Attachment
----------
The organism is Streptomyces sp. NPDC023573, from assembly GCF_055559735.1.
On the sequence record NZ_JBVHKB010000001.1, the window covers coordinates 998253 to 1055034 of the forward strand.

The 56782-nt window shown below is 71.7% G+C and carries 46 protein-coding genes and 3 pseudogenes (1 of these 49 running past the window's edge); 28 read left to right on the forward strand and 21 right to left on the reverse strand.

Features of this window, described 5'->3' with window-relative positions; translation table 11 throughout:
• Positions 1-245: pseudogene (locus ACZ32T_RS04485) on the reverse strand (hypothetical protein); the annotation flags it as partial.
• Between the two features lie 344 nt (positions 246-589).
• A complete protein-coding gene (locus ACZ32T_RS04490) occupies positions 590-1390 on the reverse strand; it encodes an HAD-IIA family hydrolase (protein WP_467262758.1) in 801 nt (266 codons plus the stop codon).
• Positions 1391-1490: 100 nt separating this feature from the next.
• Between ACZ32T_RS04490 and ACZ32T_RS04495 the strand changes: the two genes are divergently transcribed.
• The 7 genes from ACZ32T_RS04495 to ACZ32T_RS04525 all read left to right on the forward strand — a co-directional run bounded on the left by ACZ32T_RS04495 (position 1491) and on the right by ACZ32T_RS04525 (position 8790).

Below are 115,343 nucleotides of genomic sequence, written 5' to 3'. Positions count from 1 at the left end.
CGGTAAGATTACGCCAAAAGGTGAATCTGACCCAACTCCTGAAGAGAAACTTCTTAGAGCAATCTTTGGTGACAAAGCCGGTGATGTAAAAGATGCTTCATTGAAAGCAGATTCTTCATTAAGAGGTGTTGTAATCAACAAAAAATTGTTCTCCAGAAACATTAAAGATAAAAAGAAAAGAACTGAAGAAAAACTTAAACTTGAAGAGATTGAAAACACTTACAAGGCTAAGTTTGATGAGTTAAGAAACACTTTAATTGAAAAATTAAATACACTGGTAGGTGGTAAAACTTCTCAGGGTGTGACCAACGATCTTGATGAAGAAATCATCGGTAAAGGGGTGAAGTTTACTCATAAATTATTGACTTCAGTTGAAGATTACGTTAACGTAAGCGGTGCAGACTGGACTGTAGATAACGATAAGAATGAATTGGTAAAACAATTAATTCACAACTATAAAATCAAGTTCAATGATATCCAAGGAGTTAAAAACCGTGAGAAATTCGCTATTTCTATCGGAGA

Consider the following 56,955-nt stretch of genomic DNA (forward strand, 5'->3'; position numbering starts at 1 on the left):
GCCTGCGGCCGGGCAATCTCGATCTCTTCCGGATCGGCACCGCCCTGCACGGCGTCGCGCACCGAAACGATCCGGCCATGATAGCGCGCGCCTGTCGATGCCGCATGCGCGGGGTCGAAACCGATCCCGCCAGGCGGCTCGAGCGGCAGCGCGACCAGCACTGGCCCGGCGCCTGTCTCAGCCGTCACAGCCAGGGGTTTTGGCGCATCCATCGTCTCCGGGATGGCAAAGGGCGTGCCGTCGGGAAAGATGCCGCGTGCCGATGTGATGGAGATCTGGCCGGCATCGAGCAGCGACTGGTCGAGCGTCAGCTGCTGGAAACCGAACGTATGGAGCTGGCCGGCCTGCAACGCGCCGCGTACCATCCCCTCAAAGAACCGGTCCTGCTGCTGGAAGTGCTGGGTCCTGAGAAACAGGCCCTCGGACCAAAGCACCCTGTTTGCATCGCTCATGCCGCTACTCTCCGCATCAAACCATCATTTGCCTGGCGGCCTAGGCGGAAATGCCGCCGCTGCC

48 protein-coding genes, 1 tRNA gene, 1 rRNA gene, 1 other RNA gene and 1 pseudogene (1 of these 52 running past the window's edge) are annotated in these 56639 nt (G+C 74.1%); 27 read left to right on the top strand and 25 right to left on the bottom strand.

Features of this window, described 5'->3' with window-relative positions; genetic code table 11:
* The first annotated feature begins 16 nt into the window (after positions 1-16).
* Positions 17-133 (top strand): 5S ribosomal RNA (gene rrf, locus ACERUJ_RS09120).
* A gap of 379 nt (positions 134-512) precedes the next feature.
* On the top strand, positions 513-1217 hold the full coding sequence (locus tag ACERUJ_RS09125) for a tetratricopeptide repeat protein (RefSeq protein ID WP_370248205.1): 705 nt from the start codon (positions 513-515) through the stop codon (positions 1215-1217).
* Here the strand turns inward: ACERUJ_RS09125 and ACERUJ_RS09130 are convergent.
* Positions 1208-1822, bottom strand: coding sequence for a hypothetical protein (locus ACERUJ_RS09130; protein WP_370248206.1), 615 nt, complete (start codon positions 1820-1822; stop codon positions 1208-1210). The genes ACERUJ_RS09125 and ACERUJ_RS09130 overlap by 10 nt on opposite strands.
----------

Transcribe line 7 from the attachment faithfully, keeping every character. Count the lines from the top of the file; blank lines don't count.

• A complete protein-coding gene (locus ACZ32T_RS04490) occupies positions 590-1390 on the reverse strand; it encodes an HAD-IIA family hydrolase (protein WP_467262758.1) in 801 nt (266 codons plus the stop codon).